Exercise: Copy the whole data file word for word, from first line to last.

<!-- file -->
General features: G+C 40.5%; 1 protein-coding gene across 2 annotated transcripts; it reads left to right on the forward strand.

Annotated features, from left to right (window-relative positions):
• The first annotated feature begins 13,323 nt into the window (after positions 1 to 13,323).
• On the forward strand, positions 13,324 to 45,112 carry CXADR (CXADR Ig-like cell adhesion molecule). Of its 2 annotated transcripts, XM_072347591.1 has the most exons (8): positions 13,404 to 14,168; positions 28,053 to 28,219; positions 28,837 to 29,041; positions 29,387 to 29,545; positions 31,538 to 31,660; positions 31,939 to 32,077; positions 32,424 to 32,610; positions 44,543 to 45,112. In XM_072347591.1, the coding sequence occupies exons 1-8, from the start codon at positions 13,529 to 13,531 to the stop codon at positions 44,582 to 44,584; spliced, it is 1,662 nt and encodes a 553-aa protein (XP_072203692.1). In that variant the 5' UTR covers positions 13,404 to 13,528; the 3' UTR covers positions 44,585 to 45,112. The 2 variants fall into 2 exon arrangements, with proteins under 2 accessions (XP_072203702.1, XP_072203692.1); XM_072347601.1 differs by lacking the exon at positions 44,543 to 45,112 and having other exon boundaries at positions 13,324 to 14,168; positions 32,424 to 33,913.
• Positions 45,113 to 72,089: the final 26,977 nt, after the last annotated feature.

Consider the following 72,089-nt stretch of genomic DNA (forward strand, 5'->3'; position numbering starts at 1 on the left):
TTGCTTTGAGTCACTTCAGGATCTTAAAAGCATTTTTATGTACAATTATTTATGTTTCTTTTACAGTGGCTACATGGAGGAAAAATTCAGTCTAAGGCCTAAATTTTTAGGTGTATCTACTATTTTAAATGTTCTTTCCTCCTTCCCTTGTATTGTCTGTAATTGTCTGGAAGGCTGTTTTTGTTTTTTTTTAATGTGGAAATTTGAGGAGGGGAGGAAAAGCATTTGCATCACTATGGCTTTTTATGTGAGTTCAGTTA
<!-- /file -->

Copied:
General features: G+C 40.5%; 1 protein-coding gene across 2 annotated transcripts; it reads left to right on the forward strand.

Annotated features, from left to right (window-relative positions):
• The first annotated feature begins 13,323 nt into the window (after positions 1 to 13,323).
• On the forward strand, positions 13,324 to 45,112 carry CXADR (CXADR Ig-like cell adhesion molecule). Of its 2 annotated transcripts, XM_072347591.1 has the most exons (8): positions 13,404 to 14,168; positions 28,053 to 28,219; positions 28,837 to 29,041; positions 29,387 to 29,545; positions 31,538 to 31,660; positions 31,939 to 32,077; positions 32,424 to 32,610; positions 44,543 to 45,112. In XM_072347591.1, the coding sequence occupies exons 1-8, from the start codon at positions 13,529 to 13,531 to the stop codon at positions 44,582 to 44,584; spliced, it is 1,662 nt and encodes a 553-aa protein (XP_072203692.1). In that variant the 5' UTR covers positions 13,404 to 13,528; the 3' UTR covers positions 44,585 to 45,112. The 2 variants fall into 2 exon arrangements, with proteins under 2 accessions (XP_072203702.1, XP_072203692.1); XM_072347601.1 differs by lacking the exon at positions 44,543 to 45,112 and having other exon boundaries at positions 13,324 to 14,168; positions 32,424 to 33,913.
• Positions 45,113 to 72,089: the final 26,977 nt, after the last annotated feature.

Consider the following 72,089-nt stretch of genomic DNA (forward strand, 5'->3'; position numbering starts at 1 on the left):
TTGCTTTGAGTCACTTCAGGATCTTAAAAGCATTTTTATGTACAATTATTTATGTTTCTTTTACAGTGGCTACATGGAGGAAAAATTCAGTCTAAGGCCTAAATTTTTAGGTGTATCTACTATTTTAAATGTTCTTTCCTCCTTCCCTTGTATTGTCTGTAATTGTCTGGAAGGCTGTTTTTGTTTTTTTTTAATGTGGAAATTTGAGGAGGGGAGGAAAAGCATTTGCATCACTATGGCTTTTTATGTGAGTTCAGTTA